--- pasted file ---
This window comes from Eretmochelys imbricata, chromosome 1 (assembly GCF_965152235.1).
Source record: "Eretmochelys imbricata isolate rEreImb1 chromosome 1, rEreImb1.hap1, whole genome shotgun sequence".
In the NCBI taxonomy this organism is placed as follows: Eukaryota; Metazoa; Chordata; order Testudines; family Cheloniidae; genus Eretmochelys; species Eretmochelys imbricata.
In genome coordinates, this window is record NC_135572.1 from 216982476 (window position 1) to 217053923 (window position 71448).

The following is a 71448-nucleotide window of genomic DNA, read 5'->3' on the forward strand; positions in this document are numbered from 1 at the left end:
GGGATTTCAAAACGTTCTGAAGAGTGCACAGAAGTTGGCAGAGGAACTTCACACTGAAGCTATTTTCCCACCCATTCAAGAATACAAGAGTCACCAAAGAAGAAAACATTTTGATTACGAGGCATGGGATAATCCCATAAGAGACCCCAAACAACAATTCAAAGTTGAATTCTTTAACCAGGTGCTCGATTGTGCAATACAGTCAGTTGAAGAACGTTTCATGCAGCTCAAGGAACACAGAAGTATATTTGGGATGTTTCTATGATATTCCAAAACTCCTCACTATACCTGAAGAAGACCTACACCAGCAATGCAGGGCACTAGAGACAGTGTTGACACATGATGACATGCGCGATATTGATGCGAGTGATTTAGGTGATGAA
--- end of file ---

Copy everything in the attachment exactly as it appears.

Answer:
This window comes from Eretmochelys imbricata, chromosome 1 (assembly GCF_965152235.1).
Source record: "Eretmochelys imbricata isolate rEreImb1 chromosome 1, rEreImb1.hap1, whole genome shotgun sequence".
In the NCBI taxonomy this organism is placed as follows: Eukaryota; Metazoa; Chordata; order Testudines; family Cheloniidae; genus Eretmochelys; species Eretmochelys imbricata.
In genome coordinates, this window is record NC_135572.1 from 216982476 (window position 1) to 217053923 (window position 71448).

The following is a 71448-nucleotide window of genomic DNA, read 5'->3' on the forward strand; positions in this document are numbered from 1 at the left end:
GGGATTTCAAAACGTTCTGAAGAGTGCACAGAAGTTGGCAGAGGAACTTCACACTGAAGCTATTTTCCCACCCATTCAAGAATACAAGAGTCACCAAAGAAGAAAACATTTTGATTACGAGGCATGGGATAATCCCATAAGAGACCCCAAACAACAATTCAAAGTTGAATTCTTTAACCAGGTGCTCGATTGTGCAATACAGTCAGTTGAAGAACGTTTCATGCAGCTCAAGGAACACAGAAGTATATTTGGGATGTTTCTATGATATTCCAAAACTCCTCACTATACCTGAAGAAGACCTACACCAGCAATGCAGGGCACTAGAGACAGTGTTGACACATGATGACATGCGCGATATTGATGCGAGTGATTTAGGTGATGAA